Older is better – well that’s what they say about wine, and it’s what they used to say about universities too. But not anymore. To succeed as a world-class university, you don’t need to be old, just bold, as the launch of this year’s THE Top 100 Under 50 World Rankings powerfully demonstrates in shining the spotlight on excellence, wherever it is found, without regard to the year date-stamped on our birth certificate.
I was on stage at the official launch of the rankings at the Going Global conference in Miami when the news was revealed that Plymouth University is now ranked at 42, so well inside the top 50 global modern universities – up 11 places from 2013 – and 6th in terms of UK institutions under the age of 50. In fact, we’re the highest ranked post-1992 university in the country. At the invite of the British Council and Times Higher Education, I was delighted to have the opportunity to share with a global audience of over 1,000 senior Higher Education delegates how we are taking our University from ‘good to great’ – and even more so to then see this externally recognised by the most comprehensive and respected world rankings. This capped off a whirlwind of a week for us in showcasing our university as we also co-hosted the inaugural Times Higher Education Young Universities Summit and delivered a keynote for the University Alliance.
The take-home message was loud and clear that the emergence of an ambitious and somewhat precocious group of world-class universities is worth celebrating. And it’s worth asking how we did it – how do we go from zero to hero as a university?
The key is excellence. Excellence in what you do in terms of your subject base for teaching, learning and research. And excellence in how you do it. You need to articulate the distinctiveness of your student experience and how you are tackling the grand challenges of our day through research and its translation. And it’s important to have a sense of civic engagement and connectedness to the communities you serve in society.
At Plymouth University, the mission of our academic and scholarly community is to ‘advance knowledge and transform lives through education and research’, but it’s our vision to be the enterprise university that distinguishes us. Enterprise – a boldness of spirit and readiness of undertaking – which infuses our approach to all of our activities and work with partners. We have sought to carve out a distinctive space within a crowded market by looking at our teaching and research through an enterprise lens. Pioneering in our approach and not afraid to take risks. In doing so, we are making a real and sustainable difference to our students, staff, local community and wider economy. And our distinctiveness has helped us emerge as one among the new global modern elite group of universities.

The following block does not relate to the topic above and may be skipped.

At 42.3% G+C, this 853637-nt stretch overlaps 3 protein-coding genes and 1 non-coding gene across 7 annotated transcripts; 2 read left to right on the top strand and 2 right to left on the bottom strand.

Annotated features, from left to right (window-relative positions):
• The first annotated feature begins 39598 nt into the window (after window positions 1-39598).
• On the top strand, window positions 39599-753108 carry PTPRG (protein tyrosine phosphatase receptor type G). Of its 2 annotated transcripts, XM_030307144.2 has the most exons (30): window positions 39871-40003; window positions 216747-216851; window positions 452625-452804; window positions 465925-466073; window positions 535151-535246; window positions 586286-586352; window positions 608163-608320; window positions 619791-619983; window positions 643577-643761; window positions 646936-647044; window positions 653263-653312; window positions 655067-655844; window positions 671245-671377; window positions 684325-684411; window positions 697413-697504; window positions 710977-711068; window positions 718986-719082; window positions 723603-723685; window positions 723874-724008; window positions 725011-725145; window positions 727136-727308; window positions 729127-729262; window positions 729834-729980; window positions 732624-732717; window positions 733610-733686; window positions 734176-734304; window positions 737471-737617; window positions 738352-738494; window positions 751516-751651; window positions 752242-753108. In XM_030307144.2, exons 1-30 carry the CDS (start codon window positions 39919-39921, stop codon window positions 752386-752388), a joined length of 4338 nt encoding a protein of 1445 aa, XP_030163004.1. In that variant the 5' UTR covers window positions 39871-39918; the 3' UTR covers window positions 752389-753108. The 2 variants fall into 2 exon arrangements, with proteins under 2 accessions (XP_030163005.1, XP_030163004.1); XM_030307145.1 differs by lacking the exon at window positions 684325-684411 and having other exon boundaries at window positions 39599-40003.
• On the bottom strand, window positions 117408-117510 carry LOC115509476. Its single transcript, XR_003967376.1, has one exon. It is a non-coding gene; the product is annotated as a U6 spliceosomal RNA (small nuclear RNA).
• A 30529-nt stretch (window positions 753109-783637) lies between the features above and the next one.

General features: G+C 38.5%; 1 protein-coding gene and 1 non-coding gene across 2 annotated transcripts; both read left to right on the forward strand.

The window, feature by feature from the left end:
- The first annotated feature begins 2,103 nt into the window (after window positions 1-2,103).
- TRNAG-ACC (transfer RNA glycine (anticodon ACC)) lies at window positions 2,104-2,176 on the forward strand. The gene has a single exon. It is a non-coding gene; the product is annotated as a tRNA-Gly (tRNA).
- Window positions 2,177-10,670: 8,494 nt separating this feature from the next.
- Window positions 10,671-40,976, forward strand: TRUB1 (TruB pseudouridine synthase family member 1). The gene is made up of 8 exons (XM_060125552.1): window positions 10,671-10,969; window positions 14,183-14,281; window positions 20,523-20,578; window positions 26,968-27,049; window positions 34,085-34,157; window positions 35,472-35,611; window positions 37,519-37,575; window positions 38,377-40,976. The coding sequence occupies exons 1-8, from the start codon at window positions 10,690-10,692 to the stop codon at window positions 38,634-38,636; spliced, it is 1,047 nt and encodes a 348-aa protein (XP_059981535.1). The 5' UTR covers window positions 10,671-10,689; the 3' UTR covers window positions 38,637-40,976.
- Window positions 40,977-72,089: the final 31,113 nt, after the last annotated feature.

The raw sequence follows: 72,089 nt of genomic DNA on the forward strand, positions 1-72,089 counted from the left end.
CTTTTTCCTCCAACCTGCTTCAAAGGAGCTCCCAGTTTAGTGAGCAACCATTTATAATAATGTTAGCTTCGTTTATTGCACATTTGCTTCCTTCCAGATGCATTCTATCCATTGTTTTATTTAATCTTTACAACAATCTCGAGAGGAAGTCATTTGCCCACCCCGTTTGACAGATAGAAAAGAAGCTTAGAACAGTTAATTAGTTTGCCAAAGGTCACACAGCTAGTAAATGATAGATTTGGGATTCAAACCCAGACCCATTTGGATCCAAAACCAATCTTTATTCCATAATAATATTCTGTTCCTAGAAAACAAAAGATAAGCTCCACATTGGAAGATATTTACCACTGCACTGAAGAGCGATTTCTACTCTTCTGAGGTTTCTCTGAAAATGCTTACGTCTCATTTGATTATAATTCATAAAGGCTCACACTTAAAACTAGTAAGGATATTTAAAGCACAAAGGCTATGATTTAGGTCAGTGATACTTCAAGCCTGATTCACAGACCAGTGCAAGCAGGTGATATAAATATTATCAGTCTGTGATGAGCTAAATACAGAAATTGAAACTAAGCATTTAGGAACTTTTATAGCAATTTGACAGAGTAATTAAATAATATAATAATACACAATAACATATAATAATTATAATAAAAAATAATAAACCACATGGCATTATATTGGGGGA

We hear a lot about the fact that higher education is being disrupted and operating in a more marketised environment, and to succeed in this new era we need to embrace change as an opportunity to be agile and think afresh about how we do things – to innovate while staying true to our purpose. Given the number of modern universities trailblazing a path into joining the ranks of the global elite, achieving in just a matter of years what more established universities have taken centuries to do, it’s clear we’re doing it!
Distinctiveness is key – focusing on our purpose and delivering what we are really good at. In this new fast-moving landscape which presents a myriad of challenges, there is a heightened need for strategic agility and market presence in terms of distinctiveness – mission, leadership and a strong academic offering that’s appropriately priced. This move to embrace and articulate distinctiveness not only helps individual universities to survive and thrive in a globalised marketplace, but it adds richness to the whole sector. We want a more heterogeneous and diversified sector – not vertically hierarchal but horizontally stratified around excellence.
Like Plymouth University, many universities are clarifying what they want to stand for, and how they want to stand out, so that they can succeed in an increasingly competitive global market. And we can already see how universities are moving from self-interest to public service, becoming less ‘ivory tower’ and more connected, more inclusive, more global and most of all, more distinctiveness and successful on the world stage. So you don’t need to be old, just be bold!
Read my full opinion piece in the Times Higher Education Top 100 Under 50 Supplement on Thursday 1st May 2014.